This internship experience provided me with so many opportunities to compliment my current skill set and push me into learning more about designing effective instruction using a variety of instructional design principles and tools. I was also able to view library/instruction practices and goals in a new perspective and work to create services for a different user population than I am used to.

The opportunity to attend Scholarly Resource Meetings each month in addition to attending candidate presentations provided me with the unique opportunity to see what the Brown Library is considering to be major issues in the field of librarianship as they relate to Brown. I was able to learn about off-site storage, e-book concerns, online tutorial formats, librarians as advisors and reference stacks policies, in addition to what sorts of approaches job candidates take in their presentations and how they answer questions during the Q&A session afterwards. These are opportunities I would not have had just working at URI as the concerns and user population at both URI and Brown are slightly different.

There were a few challenges I had during my internship the first is the compressed amount of time for the internship. Because I am graduating this semester, I had to commit to at least twelve hours per week over the three month time span in order to finish my 135 hours. I went to Brown almost every Monday and Friday and committed those two days to entirely working on my projects. It was challenging for me to juggle all of the other academic commitments I had this semester in addition to working at two different institutions. Essentially this is the breakdown of work this semester: 12 hours working at Brown every week; 10 hours a week working at the URI Reference Desk; 15 hours working at the URI Curriculum Materials Library; attending a course twice a week for my Independent Study in avant garde poetry (totaling 3 hours); working on all of the coursework, papers, readings for that Independent Study (perhaps 6+ hours per week); working on my Portfolio/MA Comprehensive Exam for my English MA (pretty much a bazillion hours per week check out all the requirements http://www.uri.edu/artsci/eng/Graduate/MA_Non_Thesis.html); and finally serving as President of Student ALA which had various hours of commitment but we did host four main events this semester so I am pleased. Basically, with all the work I was doing this semester I could barely figure out sometimes whether I was coming or going. I would never recommend to a student to attempt to balance everything like this. It was literally much to much and I think that sometimes I was a bit too stressed out to enjoy all of the exciting work I was doing at Brown.

I learned a lot about my limits as a person and how to manage my time to the mere minutes I had left-over each week. This will most definitely prepare me for the challenges of juggling my time as a professional between meetings, individual projects, group collaboration, serving in professional organizations, preparing conference presentations, publishing research and practically anything else that would come up.

It was challenging for me to approach instruction from a different methodology and process than I am used to. Because the tutorial was to be modular in nature, I had to approach the outline of the instruction pieces from an abstract point-of-view which is not an approach I have ever taken. It was difficult at first for me to imagine how all of the different components connected, but still existed one their own. It was also challenging for me to work on the content without a clear framework in mind. I struggled with understanding and visualizing how the content would “live.” As I wasn’t working on that part initially, I had to work on the content without necessarily seeing the “bigger picture.” I obviously understood the context and the various mediums for the content, but I was not able to actually see the framework first. Arlando’s work to take my contributions and make the content into a tangible videos was inspiring and made me feel that what I was doing was new and significant. This process of working from content first made me much more flexible in thinking about design and I feel I can approach design from a highly abstracted manner which provides a different and important perspective. Not every person I will work with in the future will approach design from the same point-of-view and I have one more approach that I can work from to better understand and collaborate with others.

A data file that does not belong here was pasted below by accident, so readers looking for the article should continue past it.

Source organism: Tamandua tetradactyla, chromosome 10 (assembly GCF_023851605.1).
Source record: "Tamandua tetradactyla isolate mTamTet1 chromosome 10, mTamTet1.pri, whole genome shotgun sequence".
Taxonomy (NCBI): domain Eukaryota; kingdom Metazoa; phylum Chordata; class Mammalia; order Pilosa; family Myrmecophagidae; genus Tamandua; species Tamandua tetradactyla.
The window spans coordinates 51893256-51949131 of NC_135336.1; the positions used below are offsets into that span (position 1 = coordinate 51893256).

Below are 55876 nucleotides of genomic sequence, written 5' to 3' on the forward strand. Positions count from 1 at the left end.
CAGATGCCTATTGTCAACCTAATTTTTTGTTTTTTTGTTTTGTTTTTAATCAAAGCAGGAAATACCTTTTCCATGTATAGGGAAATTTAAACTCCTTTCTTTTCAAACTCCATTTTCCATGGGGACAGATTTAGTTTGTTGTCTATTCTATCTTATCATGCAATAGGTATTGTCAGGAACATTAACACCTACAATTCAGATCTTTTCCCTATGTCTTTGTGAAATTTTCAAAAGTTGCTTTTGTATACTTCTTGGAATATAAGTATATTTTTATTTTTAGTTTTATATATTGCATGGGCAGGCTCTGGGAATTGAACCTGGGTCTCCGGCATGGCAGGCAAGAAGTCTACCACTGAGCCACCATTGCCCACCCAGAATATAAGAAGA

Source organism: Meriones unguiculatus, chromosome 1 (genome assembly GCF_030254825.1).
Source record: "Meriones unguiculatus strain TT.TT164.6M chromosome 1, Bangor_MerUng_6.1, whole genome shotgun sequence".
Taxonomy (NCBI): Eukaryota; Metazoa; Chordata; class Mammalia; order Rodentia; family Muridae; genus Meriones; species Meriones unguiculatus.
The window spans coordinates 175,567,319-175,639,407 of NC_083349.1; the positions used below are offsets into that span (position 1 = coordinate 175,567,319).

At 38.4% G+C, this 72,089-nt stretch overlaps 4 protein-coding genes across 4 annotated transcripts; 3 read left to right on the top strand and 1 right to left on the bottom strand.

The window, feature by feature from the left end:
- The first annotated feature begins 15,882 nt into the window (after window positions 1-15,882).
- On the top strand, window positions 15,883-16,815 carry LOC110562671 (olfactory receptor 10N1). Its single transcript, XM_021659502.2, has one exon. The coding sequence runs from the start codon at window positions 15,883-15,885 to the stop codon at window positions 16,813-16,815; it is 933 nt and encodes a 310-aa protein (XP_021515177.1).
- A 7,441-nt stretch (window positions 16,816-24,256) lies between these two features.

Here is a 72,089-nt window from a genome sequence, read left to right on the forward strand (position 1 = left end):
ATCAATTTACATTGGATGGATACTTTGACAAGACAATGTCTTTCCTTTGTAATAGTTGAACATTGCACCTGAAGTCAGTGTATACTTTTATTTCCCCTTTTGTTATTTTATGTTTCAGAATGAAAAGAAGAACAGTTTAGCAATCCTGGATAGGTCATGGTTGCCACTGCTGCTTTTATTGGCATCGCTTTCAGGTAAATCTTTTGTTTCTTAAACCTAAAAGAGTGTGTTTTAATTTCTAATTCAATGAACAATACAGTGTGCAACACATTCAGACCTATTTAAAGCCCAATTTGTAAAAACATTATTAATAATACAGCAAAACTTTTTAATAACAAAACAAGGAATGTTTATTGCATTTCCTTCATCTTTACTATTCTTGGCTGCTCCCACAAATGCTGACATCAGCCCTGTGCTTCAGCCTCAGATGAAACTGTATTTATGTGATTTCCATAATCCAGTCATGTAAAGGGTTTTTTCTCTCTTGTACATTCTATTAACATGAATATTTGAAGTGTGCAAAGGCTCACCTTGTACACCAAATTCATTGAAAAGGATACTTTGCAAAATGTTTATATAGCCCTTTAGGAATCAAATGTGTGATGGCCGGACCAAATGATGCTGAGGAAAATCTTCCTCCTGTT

I’ve also been reflecting on the implications of my experiences and what I’ve learned. First off, I absolutely loved working at Brown and I feel so lucky to have ended up in an instructional design internship there. Having a variety of experiences  already (working at two different reference desks,  managing the curriculum collection, providing instruction to students, working on LibGuides, etc) I really wanted an internship that would challenge me and provide me with very different opportunities relating to instruction. This was a perfect position for me and I realized that I would be happy in an instructional design position as a professional. And it need not necessarily be a librarian position, but it would be at an academic institution. I was awakened to my passion of working on designing effective instruction (particularly in an online format) and my love of working with different mediums and tools to enhance the instruction. I hope that I will have the opportunity to pursue this new interest in the near future.

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